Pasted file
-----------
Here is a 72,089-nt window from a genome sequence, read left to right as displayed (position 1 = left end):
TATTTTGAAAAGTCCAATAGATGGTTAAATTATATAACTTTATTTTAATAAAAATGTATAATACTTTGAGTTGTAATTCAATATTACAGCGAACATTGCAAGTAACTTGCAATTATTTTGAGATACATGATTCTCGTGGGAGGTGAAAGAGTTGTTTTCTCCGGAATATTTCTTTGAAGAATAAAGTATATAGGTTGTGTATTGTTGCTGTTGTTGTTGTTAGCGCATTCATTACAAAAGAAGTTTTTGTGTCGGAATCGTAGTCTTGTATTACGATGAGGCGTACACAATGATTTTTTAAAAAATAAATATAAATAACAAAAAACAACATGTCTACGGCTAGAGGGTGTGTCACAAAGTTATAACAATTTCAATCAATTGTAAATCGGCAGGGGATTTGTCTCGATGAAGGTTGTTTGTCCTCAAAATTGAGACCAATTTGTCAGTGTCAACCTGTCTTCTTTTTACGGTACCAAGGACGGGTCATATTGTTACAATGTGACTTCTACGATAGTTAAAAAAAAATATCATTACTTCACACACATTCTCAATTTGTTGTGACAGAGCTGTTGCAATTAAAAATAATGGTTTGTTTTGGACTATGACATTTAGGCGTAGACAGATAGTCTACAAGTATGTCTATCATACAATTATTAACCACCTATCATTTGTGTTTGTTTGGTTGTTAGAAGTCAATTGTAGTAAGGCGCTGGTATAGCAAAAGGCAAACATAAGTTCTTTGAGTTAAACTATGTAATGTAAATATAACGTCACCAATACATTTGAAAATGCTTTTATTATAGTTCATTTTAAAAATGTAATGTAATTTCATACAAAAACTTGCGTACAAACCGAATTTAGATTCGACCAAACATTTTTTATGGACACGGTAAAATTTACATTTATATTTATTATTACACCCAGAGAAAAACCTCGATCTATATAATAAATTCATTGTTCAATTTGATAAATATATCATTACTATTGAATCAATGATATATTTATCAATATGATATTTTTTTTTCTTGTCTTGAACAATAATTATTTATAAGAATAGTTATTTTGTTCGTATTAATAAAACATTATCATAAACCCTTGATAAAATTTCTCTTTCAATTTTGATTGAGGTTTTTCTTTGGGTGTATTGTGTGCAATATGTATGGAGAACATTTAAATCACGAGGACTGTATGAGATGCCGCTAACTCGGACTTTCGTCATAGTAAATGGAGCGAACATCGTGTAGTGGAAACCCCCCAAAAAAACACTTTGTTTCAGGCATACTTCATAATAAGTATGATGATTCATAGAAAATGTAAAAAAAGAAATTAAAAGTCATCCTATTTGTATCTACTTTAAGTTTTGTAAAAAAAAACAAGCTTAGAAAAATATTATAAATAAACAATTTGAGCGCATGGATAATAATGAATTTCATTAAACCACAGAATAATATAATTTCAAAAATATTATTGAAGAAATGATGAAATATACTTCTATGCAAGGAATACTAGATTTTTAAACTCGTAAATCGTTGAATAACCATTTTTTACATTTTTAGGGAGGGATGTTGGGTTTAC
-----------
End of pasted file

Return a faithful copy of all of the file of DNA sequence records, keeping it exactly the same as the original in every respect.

Here is a 72,089-nt window from a genome sequence, read left to right as displayed (position 1 = left end):
TATTTTGAAAAGTCCAATAGATGGTTAAATTATATAACTTTATTTTAATAAAAATGTATAATACTTTGAGTTGTAATTCAATATTACAGCGAACATTGCAAGTAACTTGCAATTATTTTGAGATACATGATTCTCGTGGGAGGTGAAAGAGTTGTTTTCTCCGGAATATTTCTTTGAAGAATAAAGTATATAGGTTGTGTATTGTTGCTGTTGTTGTTGTTAGCGCATTCATTACAAAAGAAGTTTTTGTGTCGGAATCGTAGTCTTGTATTACGATGAGGCGTACACAATGATTTTTTAAAAAATAAATATAAATAACAAAAAACAACATGTCTACGGCTAGAGGGTGTGTCACAAAGTTATAACAATTTCAATCAATTGTAAATCGGCAGGGGATTTGTCTCGATGAAGGTTGTTTGTCCTCAAAATTGAGACCAATTTGTCAGTGTCAACCTGTCTTCTTTTTACGGTACCAAGGACGGGTCATATTGTTACAATGTGACTTCTACGATAGTTAAAAAAAAATATCATTACTTCACACACATTCTCAATTTGTTGTGACAGAGCTGTTGCAATTAAAAATAATGGTTTGTTTTGGACTATGACATTTAGGCGTAGACAGATAGTCTACAAGTATGTCTATCATACAATTATTAACCACCTATCATTTGTGTTTGTTTGGTTGTTAGAAGTCAATTGTAGTAAGGCGCTGGTATAGCAAAAGGCAAACATAAGTTCTTTGAGTTAAACTATGTAATGTAAATATAACGTCACCAATACATTTGAAAATGCTTTTATTATAGTTCATTTTAAAAATGTAATGTAATTTCATACAAAAACTTGCGTACAAACCGAATTTAGATTCGACCAAACATTTTTTATGGACACGGTAAAATTTACATTTATATTTATTATTACACCCAGAGAAAAACCTCGATCTATATAATAAATTCATTGTTCAATTTGATAAATATATCATTACTATTGAATCAATGATATATTTATCAATATGATATTTTTTTTTCTTGTCTTGAACAATAATTATTTATAAGAATAGTTATTTTGTTCGTATTAATAAAACATTATCATAAACCCTTGATAAAATTTCTCTTTCAATTTTGATTGAGGTTTTTCTTTGGGTGTATTGTGTGCAATATGTATGGAGAACATTTAAATCACGAGGACTGTATGAGATGCCGCTAACTCGGACTTTCGTCATAGTAAATGGAGCGAACATCGTGTAGTGGAAACCCCCCAAAAAAACACTTTGTTTCAGGCATACTTCATAATAAGTATGATGATTCATAGAAAATGTAAAAAAAGAAATTAAAAGTCATCCTATTTGTATCTACTTTAAGTTTTGTAAAAAAAAACAAGCTTAGAAAAATATTATAAATAAACAATTTGAGCGCATGGATAATAATGAATTTCATTAAACCACAGAATAATATAATTTCAAAAATATTATTGAAGAAATGATGAAATATACTTCTATGCAAGGAATACTAGATTTTTAAACTCGTAAATCGTTGAATAACCATTTTTTACATTTTTAGGGAGGGATGTTGGGTTTAC